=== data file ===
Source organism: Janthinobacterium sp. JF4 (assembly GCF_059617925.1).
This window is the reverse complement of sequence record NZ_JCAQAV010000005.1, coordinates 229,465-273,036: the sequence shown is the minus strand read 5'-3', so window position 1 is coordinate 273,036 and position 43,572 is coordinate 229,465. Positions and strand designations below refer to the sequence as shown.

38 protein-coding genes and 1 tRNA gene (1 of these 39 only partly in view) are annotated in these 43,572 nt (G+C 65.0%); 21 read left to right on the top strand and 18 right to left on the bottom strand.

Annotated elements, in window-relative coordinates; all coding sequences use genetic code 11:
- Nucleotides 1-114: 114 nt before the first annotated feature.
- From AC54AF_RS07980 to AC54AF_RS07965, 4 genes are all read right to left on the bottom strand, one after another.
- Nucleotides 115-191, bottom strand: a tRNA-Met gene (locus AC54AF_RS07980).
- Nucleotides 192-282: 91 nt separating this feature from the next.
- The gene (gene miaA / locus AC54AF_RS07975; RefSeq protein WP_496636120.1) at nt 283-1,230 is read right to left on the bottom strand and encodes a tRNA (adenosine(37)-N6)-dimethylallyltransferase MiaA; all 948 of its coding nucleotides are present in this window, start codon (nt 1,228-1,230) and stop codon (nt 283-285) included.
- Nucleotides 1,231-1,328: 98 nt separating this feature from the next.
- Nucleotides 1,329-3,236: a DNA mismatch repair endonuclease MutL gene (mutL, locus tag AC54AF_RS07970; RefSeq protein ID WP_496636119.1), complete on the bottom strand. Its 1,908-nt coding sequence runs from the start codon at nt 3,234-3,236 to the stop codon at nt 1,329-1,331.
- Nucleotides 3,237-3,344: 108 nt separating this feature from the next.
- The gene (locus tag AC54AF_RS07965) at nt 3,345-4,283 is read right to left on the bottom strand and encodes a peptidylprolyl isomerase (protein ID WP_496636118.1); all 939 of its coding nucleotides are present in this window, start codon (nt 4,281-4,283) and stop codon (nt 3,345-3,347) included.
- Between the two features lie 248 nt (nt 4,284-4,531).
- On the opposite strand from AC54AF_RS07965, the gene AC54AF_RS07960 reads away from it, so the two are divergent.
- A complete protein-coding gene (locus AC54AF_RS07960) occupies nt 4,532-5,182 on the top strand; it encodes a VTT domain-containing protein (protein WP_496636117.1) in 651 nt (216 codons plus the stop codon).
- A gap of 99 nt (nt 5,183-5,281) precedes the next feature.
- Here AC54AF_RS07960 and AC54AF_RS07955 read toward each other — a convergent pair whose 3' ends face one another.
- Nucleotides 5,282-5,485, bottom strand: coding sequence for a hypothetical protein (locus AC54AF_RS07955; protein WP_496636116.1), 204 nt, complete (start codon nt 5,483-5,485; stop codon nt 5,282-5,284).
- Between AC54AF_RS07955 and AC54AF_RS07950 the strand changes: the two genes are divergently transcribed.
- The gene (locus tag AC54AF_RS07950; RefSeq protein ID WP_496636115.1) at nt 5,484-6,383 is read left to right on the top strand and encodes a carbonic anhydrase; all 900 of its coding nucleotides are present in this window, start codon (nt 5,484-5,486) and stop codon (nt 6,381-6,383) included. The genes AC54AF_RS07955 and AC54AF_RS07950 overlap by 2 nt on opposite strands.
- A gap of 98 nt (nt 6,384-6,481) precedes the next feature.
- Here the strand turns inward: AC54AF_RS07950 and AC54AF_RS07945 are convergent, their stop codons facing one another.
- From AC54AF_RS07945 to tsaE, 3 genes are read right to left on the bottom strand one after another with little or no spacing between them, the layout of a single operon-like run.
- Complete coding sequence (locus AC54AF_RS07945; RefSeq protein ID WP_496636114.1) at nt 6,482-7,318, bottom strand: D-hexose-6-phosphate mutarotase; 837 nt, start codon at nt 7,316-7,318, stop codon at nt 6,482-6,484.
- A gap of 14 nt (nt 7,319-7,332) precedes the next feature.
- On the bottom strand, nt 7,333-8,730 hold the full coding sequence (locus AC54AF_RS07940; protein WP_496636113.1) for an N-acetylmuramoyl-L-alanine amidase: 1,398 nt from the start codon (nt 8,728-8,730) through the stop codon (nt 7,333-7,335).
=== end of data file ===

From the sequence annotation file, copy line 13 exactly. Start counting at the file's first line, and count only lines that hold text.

- The gene (locus tag AC54AF_RS07965) at nt 3,345-4,283 is read right to left on the bottom strand and encodes a peptidylprolyl isomerase (protein ID WP_496636118.1); all 939 of its coding nucleotides are present in this window, start codon (nt 4,281-4,283) and stop codon (nt 3,345-3,347) included.